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An S-Locus Independent Pollen Factor Confers Self-Compatibility in ‘Katy’ Apricot

Public Library of Science
Publication Date
DOI: 10.1371/journal.pone.0053947
  • Research Article
  • Agriculture
  • Agricultural Biotechnology
  • Marker-Assisted Selection
  • Biology
  • Anatomy And Physiology
  • Reproductive System
  • Sexual Reproduction
  • Genetics
  • Plant Genetics
  • Crop Genetics
  • Plant Science
  • Agronomy
  • Horticulture
  • Plant Breeding
  • Plants
  • Pollen
  • Trees
  • Plant Genomics
  • Plant Physiology
  • Biology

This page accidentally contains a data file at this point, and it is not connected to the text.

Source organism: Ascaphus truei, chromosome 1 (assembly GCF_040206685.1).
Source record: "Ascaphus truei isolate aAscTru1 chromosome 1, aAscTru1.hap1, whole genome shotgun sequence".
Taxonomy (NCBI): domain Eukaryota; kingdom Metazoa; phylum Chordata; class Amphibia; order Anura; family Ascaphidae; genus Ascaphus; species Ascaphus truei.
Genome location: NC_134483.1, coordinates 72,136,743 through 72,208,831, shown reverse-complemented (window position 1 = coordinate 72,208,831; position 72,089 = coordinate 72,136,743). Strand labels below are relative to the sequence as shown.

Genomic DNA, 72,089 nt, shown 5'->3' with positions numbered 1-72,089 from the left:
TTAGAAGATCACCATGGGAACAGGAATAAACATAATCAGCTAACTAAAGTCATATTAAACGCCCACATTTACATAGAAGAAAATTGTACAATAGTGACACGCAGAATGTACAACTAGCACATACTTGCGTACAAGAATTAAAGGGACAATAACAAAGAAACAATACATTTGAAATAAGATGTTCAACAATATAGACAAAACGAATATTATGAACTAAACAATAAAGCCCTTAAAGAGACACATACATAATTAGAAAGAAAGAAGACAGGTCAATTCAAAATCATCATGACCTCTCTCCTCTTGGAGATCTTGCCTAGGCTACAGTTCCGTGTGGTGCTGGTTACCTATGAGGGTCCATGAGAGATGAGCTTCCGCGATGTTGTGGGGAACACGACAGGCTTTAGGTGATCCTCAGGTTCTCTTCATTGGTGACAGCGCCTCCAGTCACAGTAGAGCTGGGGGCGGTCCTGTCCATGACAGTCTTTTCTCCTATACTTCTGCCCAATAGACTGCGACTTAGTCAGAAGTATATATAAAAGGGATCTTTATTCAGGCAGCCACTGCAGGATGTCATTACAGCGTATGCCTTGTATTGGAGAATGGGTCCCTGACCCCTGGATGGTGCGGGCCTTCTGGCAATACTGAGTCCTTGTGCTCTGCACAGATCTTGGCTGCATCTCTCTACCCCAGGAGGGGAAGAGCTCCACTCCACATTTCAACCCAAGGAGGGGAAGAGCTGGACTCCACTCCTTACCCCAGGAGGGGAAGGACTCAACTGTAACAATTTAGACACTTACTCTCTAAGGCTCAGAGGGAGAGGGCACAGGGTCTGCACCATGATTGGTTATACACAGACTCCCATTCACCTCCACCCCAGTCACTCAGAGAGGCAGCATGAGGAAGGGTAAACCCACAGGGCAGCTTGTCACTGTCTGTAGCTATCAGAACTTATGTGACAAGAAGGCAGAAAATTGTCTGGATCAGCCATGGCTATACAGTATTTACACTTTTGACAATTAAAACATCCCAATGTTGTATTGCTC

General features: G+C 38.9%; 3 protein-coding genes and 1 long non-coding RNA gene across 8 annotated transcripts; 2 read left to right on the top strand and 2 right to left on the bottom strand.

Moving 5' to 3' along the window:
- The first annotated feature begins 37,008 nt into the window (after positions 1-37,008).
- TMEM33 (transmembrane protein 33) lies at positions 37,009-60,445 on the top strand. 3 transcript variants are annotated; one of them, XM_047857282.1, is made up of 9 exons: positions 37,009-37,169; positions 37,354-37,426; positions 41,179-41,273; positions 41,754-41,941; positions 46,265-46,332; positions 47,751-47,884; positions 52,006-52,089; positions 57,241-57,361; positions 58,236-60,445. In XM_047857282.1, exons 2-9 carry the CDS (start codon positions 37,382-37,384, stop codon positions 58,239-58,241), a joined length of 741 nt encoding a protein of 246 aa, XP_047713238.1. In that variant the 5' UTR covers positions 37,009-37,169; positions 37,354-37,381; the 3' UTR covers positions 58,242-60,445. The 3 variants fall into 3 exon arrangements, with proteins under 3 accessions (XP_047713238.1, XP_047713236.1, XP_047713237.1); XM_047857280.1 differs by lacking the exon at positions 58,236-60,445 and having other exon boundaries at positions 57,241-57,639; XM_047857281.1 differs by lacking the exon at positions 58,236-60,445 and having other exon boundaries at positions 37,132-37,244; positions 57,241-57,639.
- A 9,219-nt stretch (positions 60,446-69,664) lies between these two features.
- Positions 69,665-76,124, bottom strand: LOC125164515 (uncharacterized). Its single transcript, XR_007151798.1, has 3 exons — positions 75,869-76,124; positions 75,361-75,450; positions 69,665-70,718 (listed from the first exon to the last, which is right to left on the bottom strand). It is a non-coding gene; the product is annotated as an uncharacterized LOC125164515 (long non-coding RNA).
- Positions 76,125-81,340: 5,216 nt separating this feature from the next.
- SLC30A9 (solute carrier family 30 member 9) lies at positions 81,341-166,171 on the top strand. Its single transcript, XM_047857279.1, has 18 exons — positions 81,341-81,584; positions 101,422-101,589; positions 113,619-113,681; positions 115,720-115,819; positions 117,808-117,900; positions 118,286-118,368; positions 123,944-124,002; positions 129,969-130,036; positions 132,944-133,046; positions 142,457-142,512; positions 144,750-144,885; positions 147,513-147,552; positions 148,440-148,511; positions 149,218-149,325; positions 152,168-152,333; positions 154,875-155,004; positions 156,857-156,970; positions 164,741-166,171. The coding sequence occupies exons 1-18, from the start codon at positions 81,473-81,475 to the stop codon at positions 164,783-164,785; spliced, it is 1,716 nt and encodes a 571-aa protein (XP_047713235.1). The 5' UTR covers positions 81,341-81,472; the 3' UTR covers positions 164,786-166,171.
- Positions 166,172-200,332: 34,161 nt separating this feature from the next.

Loss of pollen-S function in Prunus self-compatible cultivars has been mostly associated with deletions or insertions in the S-haplotype-specific F-box (SFB) genes. However, self-compatible pollen-part mutants defective for non-S-locus factors have also been found, for instance, in the apricot (Prunus armeniaca) cv. ‘Canino’. In the present study, we report the genetic and molecular analysis of another self-compatible apricot cv. termed ‘Katy’. S-genotype of ‘Katy’ was determined as S1S2 and S-RNase PCR-typing of selfing and outcrossing populations from ‘Katy’ showed that pollen gametes bearing either the S1- or the S2-haplotype were able to overcome self-incompatibility (SI) barriers. Sequence analyses showed no SNP or indel affecting the SFB1 and SFB2 alleles from ‘Katy’ and, moreover, no evidence of pollen-S duplication was found. As a whole, the obtained results are compatible with the hypothesis that the loss-of-function of a S-locus unlinked factor gametophytically expressed in pollen (M’-locus) leads to SI breakdown in ‘Katy’. A mapping strategy based on segregation distortion loci mapped the M’-locus within an interval of 9.4 cM at the distal end of chr.3 corresponding to ∼1.29 Mb in the peach (Prunus persica) genome. Interestingly, pollen-part mutations (PPMs) causing self-compatibility (SC) in the apricot cvs. ‘Canino’ and ‘Katy’ are located within an overlapping region of ∼273 Kb in chr.3. No evidence is yet available to discern if they affect the same gene or not, but molecular markers seem to indicate that both cultivars are genetically unrelated suggesting that every PPM may have arisen independently. Further research will be necessary to reveal the precise nature of ‘Katy’ PPM, but fine-mapping already enables SC marker-assisted selection and paves the way for future positional cloning of the underlying gene.

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